Geography is no longer a subject in which the pupil is required to memorise long lists of facts. Today, you learn through practical work both within the classroom and outside. Any topic in Geography can be explored by applying a conceptual framework that embraces Geography’s four “big ideas”, namely, place, spatial processes, spatial distribution patterns, and human and environmental interaction. Geographical education also contributes to the development of personal and social competence.
Geography has a strong emphasis on understanding ideas and developing skills that are required in many jobs:
- Data analysis, interpretation, evaluation and report-writing
- Information Technology skills such as GIS and geoprocessing and GPS route analysis
- Practical skills acquired through fieldwork and environmental investigation
- A bridge between the Arts and Sciences, giving you flexibility in your career choice
- A wider range of job opportunities than almost any other subject
At St John’s College we use ICT and GIS to teach geographic concepts. The boys are encouraged to upload their own data into open source programs such as QGIS to solve spatial problems. Guest speakers are frequently invited to present to the boys and regular excursions are arranged.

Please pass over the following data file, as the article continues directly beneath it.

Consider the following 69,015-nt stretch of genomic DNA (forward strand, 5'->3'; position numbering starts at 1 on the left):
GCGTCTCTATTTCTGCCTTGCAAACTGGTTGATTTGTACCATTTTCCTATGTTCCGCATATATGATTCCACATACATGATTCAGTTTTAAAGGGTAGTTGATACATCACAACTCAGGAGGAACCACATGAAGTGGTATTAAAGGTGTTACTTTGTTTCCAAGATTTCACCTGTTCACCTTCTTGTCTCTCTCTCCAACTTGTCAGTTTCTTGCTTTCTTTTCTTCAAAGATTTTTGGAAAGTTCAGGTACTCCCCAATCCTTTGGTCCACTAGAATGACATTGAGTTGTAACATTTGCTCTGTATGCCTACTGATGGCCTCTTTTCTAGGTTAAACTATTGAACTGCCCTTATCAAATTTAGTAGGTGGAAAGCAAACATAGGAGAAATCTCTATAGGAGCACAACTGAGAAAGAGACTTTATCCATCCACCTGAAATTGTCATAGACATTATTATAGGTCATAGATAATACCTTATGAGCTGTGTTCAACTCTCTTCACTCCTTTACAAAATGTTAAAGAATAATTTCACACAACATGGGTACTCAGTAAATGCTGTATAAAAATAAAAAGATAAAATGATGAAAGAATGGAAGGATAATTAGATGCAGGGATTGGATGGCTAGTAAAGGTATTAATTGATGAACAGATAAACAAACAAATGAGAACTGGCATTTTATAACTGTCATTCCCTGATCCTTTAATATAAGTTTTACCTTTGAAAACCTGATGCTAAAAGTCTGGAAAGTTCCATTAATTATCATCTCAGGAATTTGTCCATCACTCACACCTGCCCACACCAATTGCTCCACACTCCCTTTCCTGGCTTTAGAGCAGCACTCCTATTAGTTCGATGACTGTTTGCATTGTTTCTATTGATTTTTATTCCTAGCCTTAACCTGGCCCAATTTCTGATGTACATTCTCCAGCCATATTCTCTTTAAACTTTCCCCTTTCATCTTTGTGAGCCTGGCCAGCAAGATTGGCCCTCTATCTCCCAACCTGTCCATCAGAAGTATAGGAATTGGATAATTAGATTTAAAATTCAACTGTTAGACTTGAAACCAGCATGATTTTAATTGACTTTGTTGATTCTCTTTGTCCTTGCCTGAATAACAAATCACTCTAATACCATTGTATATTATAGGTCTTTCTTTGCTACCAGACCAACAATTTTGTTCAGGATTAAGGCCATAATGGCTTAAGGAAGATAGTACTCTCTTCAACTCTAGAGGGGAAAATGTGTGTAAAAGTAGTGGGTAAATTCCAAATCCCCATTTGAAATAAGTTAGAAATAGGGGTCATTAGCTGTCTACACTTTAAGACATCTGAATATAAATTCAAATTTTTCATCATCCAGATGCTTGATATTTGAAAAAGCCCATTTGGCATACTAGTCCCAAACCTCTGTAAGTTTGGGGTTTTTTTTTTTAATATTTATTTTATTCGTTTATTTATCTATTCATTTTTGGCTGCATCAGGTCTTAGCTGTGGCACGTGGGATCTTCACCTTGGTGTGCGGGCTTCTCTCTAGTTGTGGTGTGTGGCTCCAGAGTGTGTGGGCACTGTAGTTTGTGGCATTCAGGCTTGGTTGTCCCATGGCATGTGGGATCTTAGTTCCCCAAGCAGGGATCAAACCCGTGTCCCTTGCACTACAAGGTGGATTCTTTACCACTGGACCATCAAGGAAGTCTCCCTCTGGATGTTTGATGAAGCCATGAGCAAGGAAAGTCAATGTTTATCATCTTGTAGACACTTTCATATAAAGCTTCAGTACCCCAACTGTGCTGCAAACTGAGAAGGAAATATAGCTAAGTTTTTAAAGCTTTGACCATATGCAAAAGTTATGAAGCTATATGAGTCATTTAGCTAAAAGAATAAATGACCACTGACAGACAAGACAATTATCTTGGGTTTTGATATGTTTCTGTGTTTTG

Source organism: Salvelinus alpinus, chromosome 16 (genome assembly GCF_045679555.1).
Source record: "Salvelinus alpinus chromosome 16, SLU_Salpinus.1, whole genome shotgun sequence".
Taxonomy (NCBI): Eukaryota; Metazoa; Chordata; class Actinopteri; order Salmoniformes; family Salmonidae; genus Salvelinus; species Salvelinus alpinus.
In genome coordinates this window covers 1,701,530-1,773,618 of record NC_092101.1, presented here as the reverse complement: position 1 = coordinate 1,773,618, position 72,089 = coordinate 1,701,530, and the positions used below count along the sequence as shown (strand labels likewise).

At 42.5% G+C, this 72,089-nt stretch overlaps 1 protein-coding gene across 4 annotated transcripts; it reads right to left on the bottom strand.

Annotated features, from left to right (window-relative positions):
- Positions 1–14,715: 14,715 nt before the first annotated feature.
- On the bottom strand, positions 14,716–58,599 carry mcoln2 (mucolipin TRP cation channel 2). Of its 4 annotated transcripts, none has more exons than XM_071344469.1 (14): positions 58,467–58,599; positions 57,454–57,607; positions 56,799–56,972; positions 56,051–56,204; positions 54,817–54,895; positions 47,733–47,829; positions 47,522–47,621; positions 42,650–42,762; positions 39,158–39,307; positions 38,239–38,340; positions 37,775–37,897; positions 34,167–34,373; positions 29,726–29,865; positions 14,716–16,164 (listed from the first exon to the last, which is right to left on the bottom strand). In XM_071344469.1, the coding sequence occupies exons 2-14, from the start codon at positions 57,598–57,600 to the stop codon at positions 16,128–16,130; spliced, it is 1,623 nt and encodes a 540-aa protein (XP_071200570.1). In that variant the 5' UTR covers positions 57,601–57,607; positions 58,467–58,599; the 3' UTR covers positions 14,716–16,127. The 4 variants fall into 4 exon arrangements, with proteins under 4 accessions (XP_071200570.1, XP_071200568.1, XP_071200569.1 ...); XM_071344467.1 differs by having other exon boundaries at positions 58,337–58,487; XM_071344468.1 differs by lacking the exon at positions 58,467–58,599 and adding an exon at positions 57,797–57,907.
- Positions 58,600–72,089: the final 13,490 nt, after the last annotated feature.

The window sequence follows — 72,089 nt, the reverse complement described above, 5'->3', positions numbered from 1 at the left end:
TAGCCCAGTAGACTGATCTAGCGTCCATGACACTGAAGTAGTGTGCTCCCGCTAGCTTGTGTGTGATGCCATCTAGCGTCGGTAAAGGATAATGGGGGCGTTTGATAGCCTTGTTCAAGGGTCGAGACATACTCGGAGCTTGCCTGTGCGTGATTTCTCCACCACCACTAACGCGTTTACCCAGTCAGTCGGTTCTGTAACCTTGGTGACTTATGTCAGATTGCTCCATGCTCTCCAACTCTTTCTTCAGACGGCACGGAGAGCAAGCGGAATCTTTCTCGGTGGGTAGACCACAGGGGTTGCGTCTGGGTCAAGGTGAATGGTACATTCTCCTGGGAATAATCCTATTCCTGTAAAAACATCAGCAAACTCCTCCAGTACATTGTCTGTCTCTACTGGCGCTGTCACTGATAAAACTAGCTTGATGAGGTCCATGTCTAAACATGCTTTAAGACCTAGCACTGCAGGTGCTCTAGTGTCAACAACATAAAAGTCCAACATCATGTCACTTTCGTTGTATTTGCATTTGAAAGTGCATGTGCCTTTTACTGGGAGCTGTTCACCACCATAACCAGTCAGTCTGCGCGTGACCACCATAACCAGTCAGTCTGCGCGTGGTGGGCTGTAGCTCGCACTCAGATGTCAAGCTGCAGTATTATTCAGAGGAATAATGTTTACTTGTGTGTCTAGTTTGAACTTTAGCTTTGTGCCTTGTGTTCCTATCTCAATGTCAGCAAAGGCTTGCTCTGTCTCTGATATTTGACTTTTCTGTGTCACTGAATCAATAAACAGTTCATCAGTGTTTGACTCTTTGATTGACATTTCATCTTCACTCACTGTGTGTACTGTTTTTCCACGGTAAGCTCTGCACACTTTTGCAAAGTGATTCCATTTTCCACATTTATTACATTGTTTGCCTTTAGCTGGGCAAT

As learning is achieved through doing, pupils are required to take an active role to produce their portfolio through observation, data collection, group work and simulation. When studying Geography, the boys will learn from the real world, about the real world, and in the real world.
David Lambert, the CEO of the Geographical Association, said: “There are so many job options for geographers, and the boom in environmental jobs has helped. But most actually go into the financial services sector, accountancy and human resources. They are well-known for being highly numerate with good graphical communication skills. They are incredibly employable.”
“Does geography really matter for grown-ups?” Of course, it does. Geographic knowledge, understanding, and skills matter, for instance, in formulating foreign policy, designing and using GIS, and just about everything else in society that involves locations, movements, and flows. (The Guardian, “What makes psychology and geography grads so employable?”)